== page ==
AOL has come a long way from dial-up internet and disposable CDs.
At the ad:tech conference Wednesday in San Francisco, CEO Tim Armstrong announced the integration of the company’s advertising technology products into one platform, which it is calling AOL ONE.
In doing so, the company will allow ad buyers to plan, purchase, and measure ads in various formats across desktop, television, and mobile devices — all using one piece of software owned by AOL.
In a press release, AOL says that the development of the platform is underway, and that customers will be able to start using it later this year.
“Our mission is to foster an open, global ecosystem that simplifies digital adverting, enabling customers to efficiently leverage the entire technology and data ecosystem,” AOL platforms CEO Bob Lord said in a statement.
In doing so, AOL continues an impressive turnaround that has used advanced advertising technology to make up for the fact that its Internet subscription business, on which the company hung its hat when it came to prominence in the ’90s, has dwindled by nearly 20% since 2011.
Total revenues went up 5% during that time period, from $US2.2 billion to $US2.3 billion, in large part due to the company’s investment in the sort of automated advertising technology it plans to consolidate under the AOL ONE umbrella.
While AOL is the owner of media properties like TechCrunch and the Huffington Post, most of its recent revenue gains have come from technology that allows customers to buy ads on other sites across the Web. In 2012, it introduced an analytics and automated buying platform called AdLearn, and the following year the company debuted Marketplace, which helps publishers sell ad space.
AOL ONE will allow customers to manage the operations they previously did on those two platforms, as well as on Adap.tv, the digital video ad platform AOL purchased for $US405 million this past August.
“Lots of different kinds of companies are injecting themselves into this space, and in some ways they’re creating what we call a tech tax, where there are lots of hands in the cookie jar from the advertiser all the way through to the publisher,” Adap.tv president Toby Gabriner said in an interview with Business Insider. “We’re combining all of these entities under one umbrella, with a vision toward crafting a single platform that will allow an agency to manage its entire media investment using one platform.”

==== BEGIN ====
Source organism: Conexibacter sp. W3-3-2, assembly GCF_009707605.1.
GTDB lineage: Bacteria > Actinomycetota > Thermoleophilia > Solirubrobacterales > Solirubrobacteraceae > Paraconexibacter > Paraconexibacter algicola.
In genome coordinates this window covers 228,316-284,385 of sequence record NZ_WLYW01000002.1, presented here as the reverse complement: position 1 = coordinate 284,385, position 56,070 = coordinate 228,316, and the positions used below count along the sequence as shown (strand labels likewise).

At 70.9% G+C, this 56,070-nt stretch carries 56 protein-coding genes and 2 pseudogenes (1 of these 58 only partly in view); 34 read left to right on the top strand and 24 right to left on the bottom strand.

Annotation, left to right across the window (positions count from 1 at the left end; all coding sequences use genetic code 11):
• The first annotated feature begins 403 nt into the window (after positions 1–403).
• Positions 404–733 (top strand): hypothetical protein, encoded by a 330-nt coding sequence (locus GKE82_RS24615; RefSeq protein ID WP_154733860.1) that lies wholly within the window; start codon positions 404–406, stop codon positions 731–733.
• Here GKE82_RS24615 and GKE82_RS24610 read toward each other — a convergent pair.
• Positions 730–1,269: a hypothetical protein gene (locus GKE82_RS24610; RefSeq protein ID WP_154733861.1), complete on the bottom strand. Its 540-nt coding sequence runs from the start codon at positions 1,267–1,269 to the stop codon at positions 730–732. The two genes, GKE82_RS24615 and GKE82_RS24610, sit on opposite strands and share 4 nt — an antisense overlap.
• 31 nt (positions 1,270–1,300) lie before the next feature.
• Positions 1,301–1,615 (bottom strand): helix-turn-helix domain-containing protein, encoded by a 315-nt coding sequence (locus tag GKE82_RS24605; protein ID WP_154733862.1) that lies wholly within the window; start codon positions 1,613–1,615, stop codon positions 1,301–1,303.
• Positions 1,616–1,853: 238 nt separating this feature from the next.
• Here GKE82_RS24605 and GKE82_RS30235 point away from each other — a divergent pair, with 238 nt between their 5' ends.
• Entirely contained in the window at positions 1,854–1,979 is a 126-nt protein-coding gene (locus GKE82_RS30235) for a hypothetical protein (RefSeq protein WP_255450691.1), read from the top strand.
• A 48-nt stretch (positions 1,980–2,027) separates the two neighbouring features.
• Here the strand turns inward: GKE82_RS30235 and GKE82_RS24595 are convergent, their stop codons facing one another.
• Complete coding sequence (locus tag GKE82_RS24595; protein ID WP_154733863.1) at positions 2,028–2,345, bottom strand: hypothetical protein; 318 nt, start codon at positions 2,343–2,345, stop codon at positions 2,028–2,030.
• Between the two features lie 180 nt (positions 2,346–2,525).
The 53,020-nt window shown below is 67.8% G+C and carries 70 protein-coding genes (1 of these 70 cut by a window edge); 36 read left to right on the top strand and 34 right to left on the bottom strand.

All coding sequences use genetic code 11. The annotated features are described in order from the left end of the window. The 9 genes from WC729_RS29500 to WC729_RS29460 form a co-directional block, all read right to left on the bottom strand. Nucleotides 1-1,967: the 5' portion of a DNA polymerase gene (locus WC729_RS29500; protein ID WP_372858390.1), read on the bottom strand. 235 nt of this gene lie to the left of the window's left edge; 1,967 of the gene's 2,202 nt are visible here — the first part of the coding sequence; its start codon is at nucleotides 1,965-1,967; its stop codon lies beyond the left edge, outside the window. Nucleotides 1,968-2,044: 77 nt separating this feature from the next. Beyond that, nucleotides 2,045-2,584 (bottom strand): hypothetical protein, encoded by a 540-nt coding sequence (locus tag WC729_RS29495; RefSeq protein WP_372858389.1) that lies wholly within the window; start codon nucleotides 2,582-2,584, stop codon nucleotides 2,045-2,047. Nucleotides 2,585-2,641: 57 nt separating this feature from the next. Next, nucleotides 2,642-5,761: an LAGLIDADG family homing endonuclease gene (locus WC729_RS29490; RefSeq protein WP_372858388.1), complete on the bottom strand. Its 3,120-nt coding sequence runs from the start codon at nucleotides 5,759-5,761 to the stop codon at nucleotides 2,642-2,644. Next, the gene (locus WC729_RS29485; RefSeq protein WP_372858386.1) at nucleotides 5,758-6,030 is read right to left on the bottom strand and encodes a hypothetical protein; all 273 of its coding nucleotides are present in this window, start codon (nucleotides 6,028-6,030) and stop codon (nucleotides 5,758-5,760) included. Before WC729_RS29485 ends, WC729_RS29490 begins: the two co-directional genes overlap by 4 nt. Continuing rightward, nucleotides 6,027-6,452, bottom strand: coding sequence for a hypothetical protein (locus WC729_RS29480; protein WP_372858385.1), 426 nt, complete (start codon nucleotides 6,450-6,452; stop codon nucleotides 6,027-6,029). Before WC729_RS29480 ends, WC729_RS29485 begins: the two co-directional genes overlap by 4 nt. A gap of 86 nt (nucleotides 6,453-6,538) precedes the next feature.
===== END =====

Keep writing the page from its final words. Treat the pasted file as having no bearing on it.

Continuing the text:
Together, AOL’s ad tech platforms accounted for $US615 million in revenues in 2013, a business nearly as big as those of independent adtech companies Millennial Media ($259 million), Rocket Fuel ($240 million), and Tremor Video ($132 million), combined.
In short, AOL seems to have set itself up to be a successful programmatic advertising company, one whose future hinges on the popular theory that more and more digital advertising will be bought and sold by computers rather than human sales associates.
This theory is shared by the major ad agency holding company Interpublic Group, whose media-buying unit Magna Global plans to spend 50% of its clients’ money on automated deals by 2016, and has agreed to be the first agency to use the integrated AOL ONE platform.
“This move to automation is one of the most important changes occurring in our industry. Over the last five years, we’ve been moving really aggressively into that space,” Gabriner said. “The announcement of AOL ONE is the culmination of the work we are doing, and we are still continuing to invest.”
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